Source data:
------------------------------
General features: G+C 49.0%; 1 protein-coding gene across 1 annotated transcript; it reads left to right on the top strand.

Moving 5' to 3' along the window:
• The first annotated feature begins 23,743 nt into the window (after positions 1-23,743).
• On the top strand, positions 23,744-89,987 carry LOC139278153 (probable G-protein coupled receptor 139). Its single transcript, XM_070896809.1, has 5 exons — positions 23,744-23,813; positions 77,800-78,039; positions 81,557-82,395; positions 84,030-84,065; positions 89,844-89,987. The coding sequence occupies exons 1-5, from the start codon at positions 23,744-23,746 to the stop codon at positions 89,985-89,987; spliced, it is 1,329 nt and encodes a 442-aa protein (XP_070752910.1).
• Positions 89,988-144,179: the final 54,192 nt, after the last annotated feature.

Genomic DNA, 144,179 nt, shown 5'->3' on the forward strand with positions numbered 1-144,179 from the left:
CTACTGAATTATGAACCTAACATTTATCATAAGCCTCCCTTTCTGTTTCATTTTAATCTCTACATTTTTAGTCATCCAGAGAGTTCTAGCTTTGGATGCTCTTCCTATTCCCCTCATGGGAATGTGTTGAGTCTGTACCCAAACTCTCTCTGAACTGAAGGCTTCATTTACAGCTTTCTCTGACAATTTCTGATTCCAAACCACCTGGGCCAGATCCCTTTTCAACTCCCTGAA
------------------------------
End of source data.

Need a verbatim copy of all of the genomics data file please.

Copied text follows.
General features: G+C 49.0%; 1 protein-coding gene across 1 annotated transcript; it reads left to right on the top strand.

Moving 5' to 3' along the window:
• The first annotated feature begins 23,743 nt into the window (after positions 1-23,743).
• On the top strand, positions 23,744-89,987 carry LOC139278153 (probable G-protein coupled receptor 139). Its single transcript, XM_070896809.1, has 5 exons — positions 23,744-23,813; positions 77,800-78,039; positions 81,557-82,395; positions 84,030-84,065; positions 89,844-89,987. The coding sequence occupies exons 1-5, from the start codon at positions 23,744-23,746 to the stop codon at positions 89,985-89,987; spliced, it is 1,329 nt and encodes a 442-aa protein (XP_070752910.1).
• Positions 89,988-144,179: the final 54,192 nt, after the last annotated feature.

Genomic DNA, 144,179 nt, shown 5'->3' on the forward strand with positions numbered 1-144,179 from the left:
CTACTGAATTATGAACCTAACATTTATCATAAGCCTCCCTTTCTGTTTCATTTTAATCTCTACATTTTTAGTCATCCAGAGAGTTCTAGCTTTGGATGCTCTTCCTATTCCCCTCATGGGAATGTGTTGAGTCTGTACCCAAACTCTCTCTGAACTGAAGGCTTCATTTACAGCTTTCTCTGACAATTTCTGATTCCAAACCACCTGGGCCAGATCCCTTTTCAACTCCCTGAA